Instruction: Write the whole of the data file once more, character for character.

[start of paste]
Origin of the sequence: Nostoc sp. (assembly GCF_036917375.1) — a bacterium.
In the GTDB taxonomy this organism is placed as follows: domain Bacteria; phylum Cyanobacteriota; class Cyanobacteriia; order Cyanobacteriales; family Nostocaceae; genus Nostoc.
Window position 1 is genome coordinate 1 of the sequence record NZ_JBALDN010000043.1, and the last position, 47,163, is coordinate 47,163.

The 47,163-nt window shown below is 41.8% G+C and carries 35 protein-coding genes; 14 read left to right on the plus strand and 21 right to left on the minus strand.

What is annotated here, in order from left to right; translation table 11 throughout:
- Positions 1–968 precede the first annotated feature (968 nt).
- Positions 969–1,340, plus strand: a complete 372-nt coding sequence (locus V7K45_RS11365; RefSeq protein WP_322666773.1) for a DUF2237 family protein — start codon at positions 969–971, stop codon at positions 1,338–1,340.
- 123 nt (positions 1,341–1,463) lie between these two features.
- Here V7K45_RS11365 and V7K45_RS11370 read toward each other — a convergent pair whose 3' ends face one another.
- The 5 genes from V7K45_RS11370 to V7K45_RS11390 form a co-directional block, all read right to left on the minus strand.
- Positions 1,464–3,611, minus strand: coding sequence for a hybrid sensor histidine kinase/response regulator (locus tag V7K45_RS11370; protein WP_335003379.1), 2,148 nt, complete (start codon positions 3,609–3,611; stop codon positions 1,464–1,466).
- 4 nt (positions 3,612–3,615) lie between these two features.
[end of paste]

Origin of the sequence: Nostoc sp. (assembly GCF_036917375.1) — a bacterium.
In the GTDB taxonomy this organism is placed as follows: domain Bacteria; phylum Cyanobacteriota; class Cyanobacteriia; order Cyanobacteriales; family Nostocaceae; genus Nostoc.
Window position 1 is genome coordinate 1 of the sequence record NZ_JBALDN010000043.1, and the last position, 47,163, is coordinate 47,163.

The 47,163-nt window shown below is 41.8% G+C and carries 35 protein-coding genes; 14 read left to right on the plus strand and 21 right to left on the minus strand.

What is annotated here, in order from left to right; translation table 11 throughout:
- Positions 1–968 precede the first annotated feature (968 nt).
- Positions 969–1,340, plus strand: a complete 372-nt coding sequence (locus V7K45_RS11365; RefSeq protein WP_322666773.1) for a DUF2237 family protein — start codon at positions 969–971, stop codon at positions 1,338–1,340.
- 123 nt (positions 1,341–1,463) lie between these two features.
- Here V7K45_RS11365 and V7K45_RS11370 read toward each other — a convergent pair whose 3' ends face one another.
- The 5 genes from V7K45_RS11370 to V7K45_RS11390 form a co-directional block, all read right to left on the minus strand.
- Positions 1,464–3,611, minus strand: coding sequence for a hybrid sensor histidine kinase/response regulator (locus tag V7K45_RS11370; protein WP_335003379.1), 2,148 nt, complete (start codon positions 3,609–3,611; stop codon positions 1,464–1,466).
- 4 nt (positions 3,612–3,615) lie between these two features.